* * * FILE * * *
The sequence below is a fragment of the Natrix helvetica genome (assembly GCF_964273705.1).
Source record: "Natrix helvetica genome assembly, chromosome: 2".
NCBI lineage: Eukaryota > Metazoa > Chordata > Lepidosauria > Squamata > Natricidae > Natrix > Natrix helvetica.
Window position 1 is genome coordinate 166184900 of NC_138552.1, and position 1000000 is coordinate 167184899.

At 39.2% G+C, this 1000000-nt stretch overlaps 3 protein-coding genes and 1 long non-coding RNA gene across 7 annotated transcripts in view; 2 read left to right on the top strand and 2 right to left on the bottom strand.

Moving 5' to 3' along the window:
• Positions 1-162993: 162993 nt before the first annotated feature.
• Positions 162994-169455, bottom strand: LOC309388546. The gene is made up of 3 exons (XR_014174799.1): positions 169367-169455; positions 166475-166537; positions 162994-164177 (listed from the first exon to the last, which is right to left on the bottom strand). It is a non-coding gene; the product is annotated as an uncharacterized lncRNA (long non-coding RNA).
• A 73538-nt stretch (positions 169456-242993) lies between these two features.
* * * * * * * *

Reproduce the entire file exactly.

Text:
The sequence below is a fragment of the Natrix helvetica genome (assembly GCF_964273705.1).
Source record: "Natrix helvetica genome assembly, chromosome: 2".
NCBI lineage: Eukaryota > Metazoa > Chordata > Lepidosauria > Squamata > Natricidae > Natrix > Natrix helvetica.
Window position 1 is genome coordinate 166184900 of NC_138552.1, and position 1000000 is coordinate 167184899.

At 39.2% G+C, this 1000000-nt stretch overlaps 3 protein-coding genes and 1 long non-coding RNA gene across 7 annotated transcripts in view; 2 read left to right on the top strand and 2 right to left on the bottom strand.

Moving 5' to 3' along the window:
• Positions 1-162993: 162993 nt before the first annotated feature.
• Positions 162994-169455, bottom strand: LOC309388546. The gene is made up of 3 exons (XR_014174799.1): positions 169367-169455; positions 166475-166537; positions 162994-164177 (listed from the first exon to the last, which is right to left on the bottom strand). It is a non-coding gene; the product is annotated as an uncharacterized lncRNA (long non-coding RNA).
• A 73538-nt stretch (positions 169456-242993) lies between these two features.